Wow! In other words, to give you the best exposure at sunrise or sunset, enter your GPS coordinates. The software will then anticipate the movement of the sun, adjusting your exposure accordingly.

It’s easy to get your GPS coordinates. Under the Tools/Options menu, check the Location tab to see this Windows form and use Google Maps to find your coordinates...

Also, make sure your computer clock and time zone are also set correctly. The current sunrise and sunset times are shown - make sure they are correct.

To use the location information, check the box labeled “Use Sunrise/Sunset compensation” under the AutoRamp tab. Have fun with your time-lapse!

Thursday, September 15, 2011

Time-lapse Holy Grail: Get great results with Advanced & Expert Methods

This is an example of what has been called The Holy Grail of Timelapse! In the example videos below, my subject is a clear sky sunset - which is a worst-case-scenario for creating a time-lapse. The sunset transitions from a bright blue sky to darkness, with a bright moon. It’s nearly impossible to get smooth results in these conditions - even the tiniest variation in brightness between frames results in a noticeable flicker.

In the examples, I’ve used this tricky lighting situation to showcase side-by-side the Advanced and Expert Methods in GBTimelapse 3.1. As you’ll see below, GBTimelapse 3.1 delivers awesome results - the smoothest possible time-lapse I’ve been able to achieve. There’s no other tool like this on the market!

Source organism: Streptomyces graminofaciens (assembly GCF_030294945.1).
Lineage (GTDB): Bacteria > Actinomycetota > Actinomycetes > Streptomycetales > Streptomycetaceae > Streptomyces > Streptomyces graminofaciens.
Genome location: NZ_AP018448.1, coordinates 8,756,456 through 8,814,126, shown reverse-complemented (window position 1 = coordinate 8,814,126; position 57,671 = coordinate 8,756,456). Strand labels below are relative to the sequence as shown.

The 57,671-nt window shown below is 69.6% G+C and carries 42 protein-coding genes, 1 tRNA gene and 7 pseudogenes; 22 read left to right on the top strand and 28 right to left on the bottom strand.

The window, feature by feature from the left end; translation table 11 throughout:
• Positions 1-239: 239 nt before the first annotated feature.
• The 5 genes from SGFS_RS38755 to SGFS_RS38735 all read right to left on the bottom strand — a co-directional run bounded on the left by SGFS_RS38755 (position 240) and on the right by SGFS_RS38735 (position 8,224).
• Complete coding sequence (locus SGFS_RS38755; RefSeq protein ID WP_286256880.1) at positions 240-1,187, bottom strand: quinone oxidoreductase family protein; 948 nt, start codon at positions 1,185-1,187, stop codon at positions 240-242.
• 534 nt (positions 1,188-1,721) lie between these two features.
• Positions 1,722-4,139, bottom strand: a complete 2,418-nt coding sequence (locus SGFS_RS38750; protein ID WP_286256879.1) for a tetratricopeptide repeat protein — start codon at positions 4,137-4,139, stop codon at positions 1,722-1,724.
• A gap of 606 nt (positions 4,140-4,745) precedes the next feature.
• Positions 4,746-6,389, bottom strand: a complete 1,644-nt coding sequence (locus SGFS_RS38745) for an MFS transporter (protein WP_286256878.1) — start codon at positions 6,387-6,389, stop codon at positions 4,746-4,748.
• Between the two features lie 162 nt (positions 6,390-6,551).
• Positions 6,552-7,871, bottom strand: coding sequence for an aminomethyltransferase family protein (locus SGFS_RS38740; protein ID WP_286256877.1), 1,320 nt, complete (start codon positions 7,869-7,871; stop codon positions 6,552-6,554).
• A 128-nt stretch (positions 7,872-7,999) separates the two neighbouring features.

•Advanced Method Example

Technical details: Using a Canon T2i with 10-22mm lens, the time-lapse began at f22, 1/15" ISO 100. As the scene darkened, AutoRamp gradually decreased Tv and then switched to bulb mode at 0.7 seconds. From then on, AutoRamp incrementally decreased the Av by 1/3 stop whenever the bulb exposure time increased to 16 seconds. Once the Av reached its minimum value of f3.5, AutoRamp incrementally increased the ISO by one f-stop whenever the bulb exposure time increased to 16 seconds. Once the ISO reached 1600, AutoRamp continued to increase the bulb time to a maximum value of 30 seconds.

In the Advanced Method demo, some flicker occurred in the original time-lapse images due to Tv stepping at the beginning when not in bulb mode. The flicker was easily removed using GBDeflicker.

•Expert Method Example

Technical details: Using a Canon 5D MkII with 16-35mm lens, the time-lapse began at f2.8, 0.5" bulb and ISO 100. Three ND8 filters were stacked on the lens reducing the exposure by 9 f-stops to allow the 0.5" bulb exposure at such a wide aperture. As the scene darkened, AutoRamp gradually increased the bulb exposure time. Whenever the bulb time increased to 10 seconds, I carefully removed one of the ND filters and AutoRamp adjusted the exposure time accordingly. After all three filters were removed, AutoRamp incrementally increased the ISO by one f-stop whenever the bulb exposure time increased to 20 seconds. Once the ISO reached 1600, AutoRamp continued to increase the bulb time to a maximum value of 24 seconds.

In the Expert Method demo, there was virtually no flicker in the original sequence. Absolutely no adjustment of the original images was needed. This is the Time-lapse Holy Grail: a sunset with no flicker!

Stay tuned - upcoming posts will showcase more examples from GBTimelapse 3.1, and will help out with technical details & info.

Wednesday, September 14, 2011

Basic, Advanced and Expert Methods in GBTimelapse 3.1

GBTimelapse 3.1 gives you new levels of control over your exposure settings. Prior versions of GBTimelapse only had the Basic Method for controlling camera settings. The Basic Method relies on the camera’s program mode, or manual settings, to determine exposure.